Nicole Davies

Hello! My name is Nicole and I am a Marine spouse and mother of three daughters, ages 16, 10, and 7. I have been a stay-at-home mom most of their lives while also pursuing my Master’s degree in Marriage and Family Therapy. In the past I have worked as a social worker for child welfare in the state of Pennsylvania. I have also taught preschool for ages 2.5 - 4. During my master’s program I interned as a therapist at an inpatient psychiatric hospital working with adults, teens, and kids. My ultimate goal is to become an independently licensed therapist. Our family has lived in Onslow County for 10 of the last 15 years, which has given my children a stability that is rare among military families. While NC has been my home for several years now, I am still a Yankee at heart! I will always choose a Philly cheesesteak over a pulled-pork sandwich. In addition to taking care of my family and my educational pursuits, I enjoy traveling to destinations near and far; a novel in which I can get lost; and chatting with friends over a good cup of coffee.


Remote Parenting

My oldest daughter is about to become an independent driver, meaning once she takes and passes her driving test, she will be able to drive without me or her father in the car with her.  This is scary for any parent who has been, is, or will be in this position.  I think it is probably the scariest part of parenting I have experience thus far.  I know I’m not alone.  I talk to my friends and they all seem to feel the same way.  I now know why my mother still holds on to the door handle and pushes down on an imaginary break when she is my passenger, almost twenty five years later.  Every parent who has ever handed their keys over to their teen driver has done so with fear, anxiety, and a list of rules.

No speeding, no drinking, no texting.  A curfew; areas that are off-limits; only the same number of passengers as there are seatbelts.  Some of these rules were rules even back in my day.  Some are new to our Smartphone world.  Texting and driving, or “distracted driving”, which could involve not only texting but surfing the internet, taking selfies, and posting on social media all while driving, couldn’t have even been imagined in my day.  Well, technology has also come up with solutions to some of those distractions.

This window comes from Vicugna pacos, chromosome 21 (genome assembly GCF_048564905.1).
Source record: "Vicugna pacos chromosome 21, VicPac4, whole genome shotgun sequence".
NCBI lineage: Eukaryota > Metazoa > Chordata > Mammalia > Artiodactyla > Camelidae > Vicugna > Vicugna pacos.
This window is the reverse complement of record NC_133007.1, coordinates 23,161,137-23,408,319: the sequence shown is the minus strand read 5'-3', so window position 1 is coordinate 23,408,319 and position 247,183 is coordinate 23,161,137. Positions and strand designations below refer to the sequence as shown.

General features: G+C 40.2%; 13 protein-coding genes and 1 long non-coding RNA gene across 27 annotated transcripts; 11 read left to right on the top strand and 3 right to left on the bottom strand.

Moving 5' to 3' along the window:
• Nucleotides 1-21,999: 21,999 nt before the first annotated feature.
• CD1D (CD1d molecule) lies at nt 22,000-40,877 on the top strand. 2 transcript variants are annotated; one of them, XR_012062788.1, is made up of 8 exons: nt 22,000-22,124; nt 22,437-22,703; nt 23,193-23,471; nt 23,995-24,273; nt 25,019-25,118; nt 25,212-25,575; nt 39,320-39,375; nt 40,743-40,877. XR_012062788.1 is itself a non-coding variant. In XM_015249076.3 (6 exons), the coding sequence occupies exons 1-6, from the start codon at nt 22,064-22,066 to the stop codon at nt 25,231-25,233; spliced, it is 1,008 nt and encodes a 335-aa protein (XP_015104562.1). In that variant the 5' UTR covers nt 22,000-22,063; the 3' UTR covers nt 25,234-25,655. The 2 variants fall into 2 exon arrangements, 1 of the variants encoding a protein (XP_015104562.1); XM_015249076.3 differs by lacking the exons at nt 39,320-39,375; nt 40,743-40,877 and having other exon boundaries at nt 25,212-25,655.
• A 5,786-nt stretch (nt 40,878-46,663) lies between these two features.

There are several apps out there that parents can use to monitor their teen drivers.  Some monitor the speed the car is going.  Some will also block incoming calls and texts so the driver isn’t tempted to answer.  Some will even send alerts to parents when the car has been driven to an area deemed “off-limits.”  Pretty amazing stuff.  It does leave me wondering, however; in this modern age of “helicopter parenting”, is this one more way to “hover” over our children?  Sure, when I was a kid I couldn’t have talked or texted or surfed the net while driving, but there were plenty of other ways to drive dangerously.  And my parents could only lay down the rules and hope they were obeyed.

If I choose not to download such an app and my daughter gets caught texting and driving, is it not her fault because there was no app to shut off incoming texts?  Is it my job as her parent to make sure she is being responsible?  Or should some, if not all, of that responsibility fall to the individual?  After all,  we are talking about a young adult who is becoming more and more independent in preparation to go off into the world.


What are your thoughts on these type of monitoring apps?  Do you think they are life-savers or another form of helicopter parenting?

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